Propel Challenge - Everything You Need to Know

The PATHFINDER Propel Challenge is designed as an 2-day extended sandbag training experience to prepare a Roster for Events.

Challenge Purpose

  • Throwing heavy objects, like in the case of sandbags in a portion of this Challenge, requires an emphasis on proper form and technique. Heavy sandbag work engages more than just your muscles. Your central nervous system creates brain-gains from each throw, helping your body and mind to fine-tune to unique needs of these movements. Knowing how to engage your upper body and core power will help you during heavy evolutions in GORUCK Team Assessment.
  • Moving in animal positions. This is not only common in Events, it highlights areas of weakness you will need to note and continue to work on. Tightness in shoulders during any animal crawls is common, and should be a priority to work on through rolling, yoga/stretching and other mobility work. Tightness in hips and IT bands can also be positively affected through mobility work. For specific mobility work, we recommend spending time with an app like ROMWOD, or purchasing Becoming a Supple Leopard by Dr. Kelly Starrett to address your needs.


Pick a field. This Challenge is best done on a marked school field, if you have one nearby you are legally allowed to use after school hours. Otherwise, choose a field that's mostly level and mark out 100 meters. (Or 328 feet for the metrically challenged.) That's a pretty large area, but the size is important because it's how you'll determine that you made it a mile. (1600 meters = 1 mile)

Challenge Distance Requirements

  • CompeteMove 30# - 60# of sandbag over 1 mile. You must wear your ruck throughout this Challenge. (Rucks must be at the Compete prescribed weight of 45lbs for Open division, 30lbs Female division.) Each evolution of this Challenge must be a mile.
  • This is not a PATHFINDER Challenge for any other programming at this time.

Challenge Time Requirements

  • There is a 90-minute time cap for each evolution of the Propel Challenge. End the Challenge segment at either the time cap or when the segment has been completed, whichever comes first.

    PART 1: Sandbag Evolution Parameters

    • Follow the Challenge instructions as written. The Challenge rotates among all five exercises. Use a whiteboard to write down the five movements to make it easier.
      • Example: Go down the field doing the Chest Sandbag Pass for the 100 meter distance. Turn around and go back up the field doing your Side Scoop Sandbag Throw. Go down the field doing the Over Shoulder Sandbag Toss, and then turn around and carry your sandbag in the Zercher Carry. Walk your sandbag back in the Overhead Press Carry, and return with the Chest Sandbag Pass round.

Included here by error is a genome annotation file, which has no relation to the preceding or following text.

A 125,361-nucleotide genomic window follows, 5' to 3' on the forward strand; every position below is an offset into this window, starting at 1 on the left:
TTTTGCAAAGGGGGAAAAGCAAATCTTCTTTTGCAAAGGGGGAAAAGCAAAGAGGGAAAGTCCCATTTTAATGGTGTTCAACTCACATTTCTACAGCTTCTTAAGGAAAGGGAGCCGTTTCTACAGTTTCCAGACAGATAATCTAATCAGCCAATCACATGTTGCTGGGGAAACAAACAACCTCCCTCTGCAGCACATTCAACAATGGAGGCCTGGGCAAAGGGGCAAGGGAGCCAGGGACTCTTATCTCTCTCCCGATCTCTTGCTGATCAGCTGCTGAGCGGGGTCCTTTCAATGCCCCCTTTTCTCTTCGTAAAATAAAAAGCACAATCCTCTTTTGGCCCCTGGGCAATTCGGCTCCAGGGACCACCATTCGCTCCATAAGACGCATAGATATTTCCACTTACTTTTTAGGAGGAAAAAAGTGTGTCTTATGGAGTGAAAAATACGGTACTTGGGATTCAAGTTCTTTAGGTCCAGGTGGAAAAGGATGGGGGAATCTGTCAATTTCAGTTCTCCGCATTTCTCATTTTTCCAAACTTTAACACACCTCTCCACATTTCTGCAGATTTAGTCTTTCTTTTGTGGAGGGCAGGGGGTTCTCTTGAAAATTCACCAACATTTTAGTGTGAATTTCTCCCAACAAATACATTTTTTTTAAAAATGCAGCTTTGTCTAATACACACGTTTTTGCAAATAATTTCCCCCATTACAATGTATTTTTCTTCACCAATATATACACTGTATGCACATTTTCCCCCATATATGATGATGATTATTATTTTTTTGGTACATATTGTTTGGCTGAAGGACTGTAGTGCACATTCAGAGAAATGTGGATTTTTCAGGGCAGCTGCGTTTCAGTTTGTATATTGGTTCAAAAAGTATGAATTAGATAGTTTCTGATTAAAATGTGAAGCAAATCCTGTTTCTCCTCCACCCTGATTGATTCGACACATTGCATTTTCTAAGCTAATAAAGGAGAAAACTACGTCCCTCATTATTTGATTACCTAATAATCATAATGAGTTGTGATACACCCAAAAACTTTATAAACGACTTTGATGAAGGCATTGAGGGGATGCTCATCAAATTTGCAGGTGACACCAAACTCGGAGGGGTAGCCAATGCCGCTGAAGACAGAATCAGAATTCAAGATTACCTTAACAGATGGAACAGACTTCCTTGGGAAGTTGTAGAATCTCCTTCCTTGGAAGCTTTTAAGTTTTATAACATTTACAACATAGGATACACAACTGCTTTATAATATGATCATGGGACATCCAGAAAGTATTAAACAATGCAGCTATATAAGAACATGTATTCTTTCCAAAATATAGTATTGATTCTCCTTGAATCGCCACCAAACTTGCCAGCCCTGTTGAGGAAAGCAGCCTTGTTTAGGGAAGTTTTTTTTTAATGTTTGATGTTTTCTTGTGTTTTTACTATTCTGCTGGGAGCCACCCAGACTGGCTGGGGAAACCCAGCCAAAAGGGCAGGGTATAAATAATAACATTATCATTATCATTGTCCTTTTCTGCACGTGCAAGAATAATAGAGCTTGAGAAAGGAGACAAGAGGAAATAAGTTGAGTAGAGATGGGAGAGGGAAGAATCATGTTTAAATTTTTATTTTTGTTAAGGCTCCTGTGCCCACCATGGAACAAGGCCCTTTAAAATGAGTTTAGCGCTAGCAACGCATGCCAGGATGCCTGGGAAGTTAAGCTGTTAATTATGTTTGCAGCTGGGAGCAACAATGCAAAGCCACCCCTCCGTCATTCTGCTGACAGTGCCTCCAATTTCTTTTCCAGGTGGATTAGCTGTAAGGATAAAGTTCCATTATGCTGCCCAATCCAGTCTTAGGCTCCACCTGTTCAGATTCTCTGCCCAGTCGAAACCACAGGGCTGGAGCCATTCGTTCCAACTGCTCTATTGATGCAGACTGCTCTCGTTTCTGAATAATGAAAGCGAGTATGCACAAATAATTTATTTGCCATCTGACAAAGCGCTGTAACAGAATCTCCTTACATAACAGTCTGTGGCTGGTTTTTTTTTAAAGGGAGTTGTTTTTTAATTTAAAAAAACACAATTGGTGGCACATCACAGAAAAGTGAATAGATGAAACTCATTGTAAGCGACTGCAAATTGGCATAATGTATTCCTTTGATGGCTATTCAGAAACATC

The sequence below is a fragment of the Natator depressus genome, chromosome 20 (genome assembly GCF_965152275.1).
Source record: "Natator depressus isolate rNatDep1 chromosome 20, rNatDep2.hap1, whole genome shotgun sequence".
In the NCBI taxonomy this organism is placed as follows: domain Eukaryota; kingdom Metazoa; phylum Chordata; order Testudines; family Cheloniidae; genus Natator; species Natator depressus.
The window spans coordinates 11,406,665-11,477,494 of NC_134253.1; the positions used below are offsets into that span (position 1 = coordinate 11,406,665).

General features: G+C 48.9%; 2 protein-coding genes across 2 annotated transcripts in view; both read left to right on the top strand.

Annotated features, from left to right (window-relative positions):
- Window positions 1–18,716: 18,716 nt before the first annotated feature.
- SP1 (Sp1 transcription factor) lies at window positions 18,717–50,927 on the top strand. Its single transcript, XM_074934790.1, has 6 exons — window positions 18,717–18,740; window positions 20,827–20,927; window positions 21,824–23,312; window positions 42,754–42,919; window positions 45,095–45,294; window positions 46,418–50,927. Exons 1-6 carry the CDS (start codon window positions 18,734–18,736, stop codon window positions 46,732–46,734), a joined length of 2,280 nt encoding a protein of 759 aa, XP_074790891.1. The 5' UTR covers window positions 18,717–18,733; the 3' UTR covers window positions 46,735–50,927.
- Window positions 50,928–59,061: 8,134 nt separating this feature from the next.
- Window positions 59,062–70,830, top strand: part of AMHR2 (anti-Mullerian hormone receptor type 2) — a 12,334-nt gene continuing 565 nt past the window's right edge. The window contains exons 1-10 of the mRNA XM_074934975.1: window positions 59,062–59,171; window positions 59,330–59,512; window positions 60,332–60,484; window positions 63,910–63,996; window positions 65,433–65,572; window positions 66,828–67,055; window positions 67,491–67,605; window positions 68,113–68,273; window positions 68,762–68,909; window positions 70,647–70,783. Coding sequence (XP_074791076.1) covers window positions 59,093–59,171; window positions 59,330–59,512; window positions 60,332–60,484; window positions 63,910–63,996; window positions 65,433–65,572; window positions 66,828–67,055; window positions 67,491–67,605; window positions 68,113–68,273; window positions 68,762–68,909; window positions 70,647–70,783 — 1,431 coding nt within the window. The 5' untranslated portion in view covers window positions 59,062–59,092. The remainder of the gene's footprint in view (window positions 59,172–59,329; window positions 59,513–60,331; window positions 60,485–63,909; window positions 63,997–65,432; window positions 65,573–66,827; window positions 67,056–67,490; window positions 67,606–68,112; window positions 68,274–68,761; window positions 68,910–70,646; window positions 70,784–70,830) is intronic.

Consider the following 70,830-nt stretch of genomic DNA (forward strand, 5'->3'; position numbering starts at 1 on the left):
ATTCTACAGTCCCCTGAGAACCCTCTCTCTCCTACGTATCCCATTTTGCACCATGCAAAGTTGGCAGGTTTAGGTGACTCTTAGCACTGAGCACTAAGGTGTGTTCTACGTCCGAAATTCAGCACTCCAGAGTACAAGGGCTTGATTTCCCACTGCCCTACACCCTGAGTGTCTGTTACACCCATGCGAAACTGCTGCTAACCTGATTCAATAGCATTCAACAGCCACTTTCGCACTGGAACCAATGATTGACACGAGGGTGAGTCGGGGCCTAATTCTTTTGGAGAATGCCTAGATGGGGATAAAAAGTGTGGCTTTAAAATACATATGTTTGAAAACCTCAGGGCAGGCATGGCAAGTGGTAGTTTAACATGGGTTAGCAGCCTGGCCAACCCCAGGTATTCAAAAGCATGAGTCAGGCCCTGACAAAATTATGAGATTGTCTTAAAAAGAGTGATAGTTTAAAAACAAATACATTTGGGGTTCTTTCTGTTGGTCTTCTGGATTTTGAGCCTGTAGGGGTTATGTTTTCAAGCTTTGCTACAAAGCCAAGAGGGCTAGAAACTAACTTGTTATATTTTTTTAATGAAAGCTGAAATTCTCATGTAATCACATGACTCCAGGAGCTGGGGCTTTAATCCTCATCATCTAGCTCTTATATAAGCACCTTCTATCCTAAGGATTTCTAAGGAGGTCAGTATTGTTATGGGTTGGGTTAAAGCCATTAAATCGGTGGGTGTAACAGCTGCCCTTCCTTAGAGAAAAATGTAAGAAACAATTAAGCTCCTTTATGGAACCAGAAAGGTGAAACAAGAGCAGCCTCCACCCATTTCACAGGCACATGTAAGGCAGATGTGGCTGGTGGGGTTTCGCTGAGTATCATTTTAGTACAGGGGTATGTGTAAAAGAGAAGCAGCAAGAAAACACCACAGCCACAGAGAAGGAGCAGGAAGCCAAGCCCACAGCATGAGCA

• Sandbags are a must. This Challenge is meant to be done with a heavy, awkward sandbag. Rosters may choose sandbags in weight between 30-60#. Open Rosters should keep their choices 40# and above. If you have a few to pick from, bring them all.
    • *Medicine Balls of the same weight are acceptable, but they are not our suggested option. Medicine balls do not require the same physical adjustments as throwing a sandbag.

    PART 2: Animal Movement Evolution Parameters

    Part 2 must be completed on a different day than Part 1. It can be the following day, or at another point in your training between Weeks 3-7.

    • Follow the Challenge instructions as written. The Challenge rotates among all five exercises. Use a whiteboard to write down the SIX movements to make it easier.
    • You must have 50 feet of rope with a diameter of 0.375" to no more than .75" diameter. You will use this rope to tie to your sandbag for two movements during this Challenge progression. Nylon or polypropylene rope is recommended, but natural rope is also approved for this Challenge.
    • Wear gloves for hand protection.

    Challenge Guide:


    You will need your:

    • Ruck at your prescribed weight
    • Sandbag at the prescribed weight


    Before you begin, make sure your upper body is warmed up. You can complete these exercises prior to beginning the throws. Don't overthink it, just get your blood flowing and your arms and shoulder area feeling loose. Your warm-up is not included in your 90-minute time cap.

    2 x Rounds
    • 15 x Large Arm Circles - Forward
    • 15 x Large Arm Circles - Backwards